Is your pricing wrong for the right nonprofit clients?
You might not think that Neiman Marcus and Walmart are very similar, but they both know exactly what keeps them in business.
Neiman Marcus is high end, high touch and high price. Customer service? They’re the leader. They sell “apparel,” not “clothing.” Of course, you pay for it, and you expect to.
Walmart? Low end, no touch, low price. Customer service? Where? They definitely sell clothing, that prices your local thrift store may not beat.
Walmart does not attempt to match the level of service that Neiman Marcus provides, and Neiman Marcus would hardly consider offering the quality of Walmart clothing. And each makes a lot of money being consistent to its position in the market.
How about you?
As a consultant to nonprofits, are you offering Neiman Marcus service at a Walmart price?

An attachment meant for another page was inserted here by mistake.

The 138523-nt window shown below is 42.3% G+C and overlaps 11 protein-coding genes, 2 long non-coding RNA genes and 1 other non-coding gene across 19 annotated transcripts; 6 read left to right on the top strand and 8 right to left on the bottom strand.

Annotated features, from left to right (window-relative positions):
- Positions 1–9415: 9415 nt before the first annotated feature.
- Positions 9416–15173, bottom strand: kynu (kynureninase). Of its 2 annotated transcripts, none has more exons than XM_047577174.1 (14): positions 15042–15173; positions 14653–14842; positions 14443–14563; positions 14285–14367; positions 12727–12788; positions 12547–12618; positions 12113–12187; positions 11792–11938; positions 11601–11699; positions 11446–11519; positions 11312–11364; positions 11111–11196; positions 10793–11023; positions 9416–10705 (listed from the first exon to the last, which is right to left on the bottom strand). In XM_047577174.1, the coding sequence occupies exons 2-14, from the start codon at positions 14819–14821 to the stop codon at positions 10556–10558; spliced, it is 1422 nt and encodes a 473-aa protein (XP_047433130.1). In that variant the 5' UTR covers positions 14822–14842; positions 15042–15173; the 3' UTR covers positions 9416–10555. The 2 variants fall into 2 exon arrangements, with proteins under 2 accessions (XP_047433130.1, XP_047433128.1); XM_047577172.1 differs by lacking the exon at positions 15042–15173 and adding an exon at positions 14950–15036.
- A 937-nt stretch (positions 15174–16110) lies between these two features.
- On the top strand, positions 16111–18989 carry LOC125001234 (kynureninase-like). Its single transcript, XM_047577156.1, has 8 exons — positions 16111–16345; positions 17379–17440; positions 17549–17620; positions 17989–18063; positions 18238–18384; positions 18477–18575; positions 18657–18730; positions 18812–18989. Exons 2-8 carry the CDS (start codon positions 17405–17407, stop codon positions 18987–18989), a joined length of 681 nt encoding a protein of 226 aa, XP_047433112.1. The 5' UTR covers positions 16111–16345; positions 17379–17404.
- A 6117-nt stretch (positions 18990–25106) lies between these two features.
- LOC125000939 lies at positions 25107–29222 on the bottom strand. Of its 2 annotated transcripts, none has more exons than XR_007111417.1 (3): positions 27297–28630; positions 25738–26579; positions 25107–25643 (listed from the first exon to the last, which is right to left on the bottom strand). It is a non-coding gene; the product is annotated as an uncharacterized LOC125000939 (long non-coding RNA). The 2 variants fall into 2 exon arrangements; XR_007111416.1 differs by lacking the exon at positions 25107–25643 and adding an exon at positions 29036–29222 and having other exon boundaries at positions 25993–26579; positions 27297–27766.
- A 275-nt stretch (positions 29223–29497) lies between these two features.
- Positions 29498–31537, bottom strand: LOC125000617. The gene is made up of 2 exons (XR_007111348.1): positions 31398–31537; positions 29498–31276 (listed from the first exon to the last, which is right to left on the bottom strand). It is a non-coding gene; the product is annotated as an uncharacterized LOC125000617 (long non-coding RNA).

Don’t be embarrassed. A lot of nonprofit consultants do. We fall into the myth that nonprofits are poor, and they can’t “afford” your service. While no organization, business, government or nonprofit can spend as much as they’d like on everything they want, few are so poor that if they really want or need something, they can’t adjust their finances to get it. Or, as a boss of mine used to say “show me your budget and I’ll show you your priorities.”
Sorry to tell you this, but it’s not their fault. You need to adjust your priorities, not them. You need to make it a priority to know your client, their needs, and the importance, to them, of what you offer.
There’s no shame in being Walmart, really. Would you be ashamed to be one of the biggest companies in the world? Clearly, they’ve tuned into a clientèle that appreciates their market position. So has Neiman Marcus, for that matter. Each is smart enough to know what sells shirts, jackets, socks and pants, and there’s no way that either could make money emulating the other.
The lesson here? Know your client, and deliver what they want, in quality, price, and service. Is that what you do?